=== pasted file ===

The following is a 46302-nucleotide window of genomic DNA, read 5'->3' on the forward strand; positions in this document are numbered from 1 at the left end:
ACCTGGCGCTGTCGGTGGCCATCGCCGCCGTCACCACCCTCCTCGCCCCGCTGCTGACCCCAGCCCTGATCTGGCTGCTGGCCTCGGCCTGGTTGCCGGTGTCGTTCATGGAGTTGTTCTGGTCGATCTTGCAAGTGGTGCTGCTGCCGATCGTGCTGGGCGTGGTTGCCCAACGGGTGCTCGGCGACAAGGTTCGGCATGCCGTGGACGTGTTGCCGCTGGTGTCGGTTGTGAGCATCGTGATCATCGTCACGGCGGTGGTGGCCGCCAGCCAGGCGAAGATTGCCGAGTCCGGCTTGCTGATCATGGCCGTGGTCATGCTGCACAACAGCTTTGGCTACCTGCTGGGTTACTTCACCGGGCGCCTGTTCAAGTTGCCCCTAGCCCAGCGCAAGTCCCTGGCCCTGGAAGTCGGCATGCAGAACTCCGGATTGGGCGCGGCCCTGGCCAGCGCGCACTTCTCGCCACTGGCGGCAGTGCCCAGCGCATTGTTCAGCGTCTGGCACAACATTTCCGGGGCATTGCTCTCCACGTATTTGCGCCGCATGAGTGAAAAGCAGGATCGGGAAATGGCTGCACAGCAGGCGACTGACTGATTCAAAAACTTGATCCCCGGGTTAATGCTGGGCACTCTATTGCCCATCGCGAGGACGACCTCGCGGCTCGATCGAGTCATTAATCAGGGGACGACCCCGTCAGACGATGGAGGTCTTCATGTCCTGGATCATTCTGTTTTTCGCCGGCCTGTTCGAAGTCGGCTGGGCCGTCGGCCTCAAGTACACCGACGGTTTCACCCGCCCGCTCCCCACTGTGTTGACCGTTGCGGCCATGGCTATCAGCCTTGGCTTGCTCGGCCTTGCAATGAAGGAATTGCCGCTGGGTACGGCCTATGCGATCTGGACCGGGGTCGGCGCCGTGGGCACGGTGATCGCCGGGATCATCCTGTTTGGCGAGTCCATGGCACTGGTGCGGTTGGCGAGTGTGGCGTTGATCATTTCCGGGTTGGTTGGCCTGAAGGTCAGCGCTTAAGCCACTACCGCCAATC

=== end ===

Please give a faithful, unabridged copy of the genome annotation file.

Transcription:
The following is a 46302-nucleotide window of genomic DNA, read 5'->3' on the forward strand; positions in this document are numbered from 1 at the left end:
ACCTGGCGCTGTCGGTGGCCATCGCCGCCGTCACCACCCTCCTCGCCCCGCTGCTGACCCCAGCCCTGATCTGGCTGCTGGCCTCGGCCTGGTTGCCGGTGTCGTTCATGGAGTTGTTCTGGTCGATCTTGCAAGTGGTGCTGCTGCCGATCGTGCTGGGCGTGGTTGCCCAACGGGTGCTCGGCGACAAGGTTCGGCATGCCGTGGACGTGTTGCCGCTGGTGTCGGTTGTGAGCATCGTGATCATCGTCACGGCGGTGGTGGCCGCCAGCCAGGCGAAGATTGCCGAGTCCGGCTTGCTGATCATGGCCGTGGTCATGCTGCACAACAGCTTTGGCTACCTGCTGGGTTACTTCACCGGGCGCCTGTTCAAGTTGCCCCTAGCCCAGCGCAAGTCCCTGGCCCTGGAAGTCGGCATGCAGAACTCCGGATTGGGCGCGGCCCTGGCCAGCGCGCACTTCTCGCCACTGGCGGCAGTGCCCAGCGCATTGTTCAGCGTCTGGCACAACATTTCCGGGGCATTGCTCTCCACGTATTTGCGCCGCATGAGTGAAAAGCAGGATCGGGAAATGGCTGCACAGCAGGCGACTGACTGATTCAAAAACTTGATCCCCGGGTTAATGCTGGGCACTCTATTGCCCATCGCGAGGACGACCTCGCGGCTCGATCGAGTCATTAATCAGGGGACGACCCCGTCAGACGATGGAGGTCTTCATGTCCTGGATCATTCTGTTTTTCGCCGGCCTGTTCGAAGTCGGCTGGGCCGTCGGCCTCAAGTACACCGACGGTTTCACCCGCCCGCTCCCCACTGTGTTGACCGTTGCGGCCATGGCTATCAGCCTTGGCTTGCTCGGCCTTGCAATGAAGGAATTGCCGCTGGGTACGGCCTATGCGATCTGGACCGGGGTCGGCGCCGTGGGCACGGTGATCGCCGGGATCATCCTGTTTGGCGAGTCCATGGCACTGGTGCGGTTGGCGAGTGTGGCGTTGATCATTTCCGGGTTGGTTGGCCTGAAGGTCAGCGCTTAAGCCACTACCGCCAATC